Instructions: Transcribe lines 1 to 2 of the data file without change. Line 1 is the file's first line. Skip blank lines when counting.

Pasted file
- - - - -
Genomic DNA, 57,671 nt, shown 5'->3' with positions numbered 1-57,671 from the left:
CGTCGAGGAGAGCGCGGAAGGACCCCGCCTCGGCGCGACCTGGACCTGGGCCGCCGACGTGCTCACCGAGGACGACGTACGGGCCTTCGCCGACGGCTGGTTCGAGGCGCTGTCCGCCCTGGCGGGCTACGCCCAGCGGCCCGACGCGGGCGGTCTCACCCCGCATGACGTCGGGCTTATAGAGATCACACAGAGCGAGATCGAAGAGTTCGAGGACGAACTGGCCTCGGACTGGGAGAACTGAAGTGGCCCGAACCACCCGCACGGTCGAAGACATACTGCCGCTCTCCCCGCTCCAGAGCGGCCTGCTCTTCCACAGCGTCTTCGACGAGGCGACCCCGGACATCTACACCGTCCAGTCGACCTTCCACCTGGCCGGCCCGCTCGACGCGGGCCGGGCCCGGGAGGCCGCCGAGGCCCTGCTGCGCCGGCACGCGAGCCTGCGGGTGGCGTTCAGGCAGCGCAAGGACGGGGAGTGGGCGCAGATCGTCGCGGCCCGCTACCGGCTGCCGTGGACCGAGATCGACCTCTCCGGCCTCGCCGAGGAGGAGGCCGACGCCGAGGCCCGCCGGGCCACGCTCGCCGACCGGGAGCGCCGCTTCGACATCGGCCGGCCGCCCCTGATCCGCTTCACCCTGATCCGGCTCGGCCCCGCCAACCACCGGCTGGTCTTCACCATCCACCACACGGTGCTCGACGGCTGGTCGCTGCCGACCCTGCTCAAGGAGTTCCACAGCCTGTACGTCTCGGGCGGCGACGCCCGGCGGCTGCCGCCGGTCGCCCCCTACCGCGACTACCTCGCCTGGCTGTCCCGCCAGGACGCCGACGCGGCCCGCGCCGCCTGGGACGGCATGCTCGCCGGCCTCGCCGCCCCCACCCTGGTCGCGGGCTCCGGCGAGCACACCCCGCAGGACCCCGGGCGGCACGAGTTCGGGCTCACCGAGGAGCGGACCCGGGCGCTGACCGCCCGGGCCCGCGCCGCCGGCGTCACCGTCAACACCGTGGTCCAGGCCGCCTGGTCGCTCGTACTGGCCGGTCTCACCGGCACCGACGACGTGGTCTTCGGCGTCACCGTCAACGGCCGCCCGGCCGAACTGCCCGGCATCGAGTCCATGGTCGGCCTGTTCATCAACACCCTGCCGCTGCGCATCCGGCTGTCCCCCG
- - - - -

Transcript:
Genomic DNA, 57,671 nt, shown 5'->3' with positions numbered 1-57,671 from the left:
CGTCGAGGAGAGCGCGGAAGGACCCCGCCTCGGCGCGACCTGGACCTGGGCCGCCGACGTGCTCACCGAGGACGACGTACGGGCCTTCGCCGACGGCTGGTTCGAGGCGCTGTCCGCCCTGGCGGGCTACGCCCAGCGGCCCGACGCGGGCGGTCTCACCCCGCATGACGTCGGGCTTATAGAGATCACACAGAGCGAGATCGAAGAGTTCGAGGACGAACTGGCCTCGGACTGGGAGAACTGAAGTGGCCCGAACCACCCGCACGGTCGAAGACATACTGCCGCTCTCCCCGCTCCAGAGCGGCCTGCTCTTCCACAGCGTCTTCGACGAGGCGACCCCGGACATCTACACCGTCCAGTCGACCTTCCACCTGGCCGGCCCGCTCGACGCGGGCCGGGCCCGGGAGGCCGCCGAGGCCCTGCTGCGCCGGCACGCGAGCCTGCGGGTGGCGTTCAGGCAGCGCAAGGACGGGGAGTGGGCGCAGATCGTCGCGGCCCGCTACCGGCTGCCGTGGACCGAGATCGACCTCTCCGGCCTCGCCGAGGAGGAGGCCGACGCCGAGGCCCGCCGGGCCACGCTCGCCGACCGGGAGCGCCGCTTCGACATCGGCCGGCCGCCCCTGATCCGCTTCACCCTGATCCGGCTCGGCCCCGCCAACCACCGGCTGGTCTTCACCATCCACCACACGGTGCTCGACGGCTGGTCGCTGCCGACCCTGCTCAAGGAGTTCCACAGCCTGTACGTCTCGGGCGGCGACGCCCGGCGGCTGCCGCCGGTCGCCCCCTACCGCGACTACCTCGCCTGGCTGTCCCGCCAGGACGCCGACGCGGCCCGCGCCGCCTGGGACGGCATGCTCGCCGGCCTCGCCGCCCCCACCCTGGTCGCGGGCTCCGGCGAGCACACCCCGCAGGACCCCGGGCGGCACGAGTTCGGGCTCACCGAGGAGCGGACCCGGGCGCTGACCGCCCGGGCCCGCGCCGCCGGCGTCACCGTCAACACCGTGGTCCAGGCCGCCTGGTCGCTCGTACTGGCCGGTCTCACCGGCACCGACGACGTGGTCTTCGGCGTCACCGTCAACGGCCGCCCGGCCGAACTGCCCGGCATCGAGTCCATGGTCGGCCTGTTCATCAACACCCTGCCGCTGCGCATCCGGCTGTCCCCCG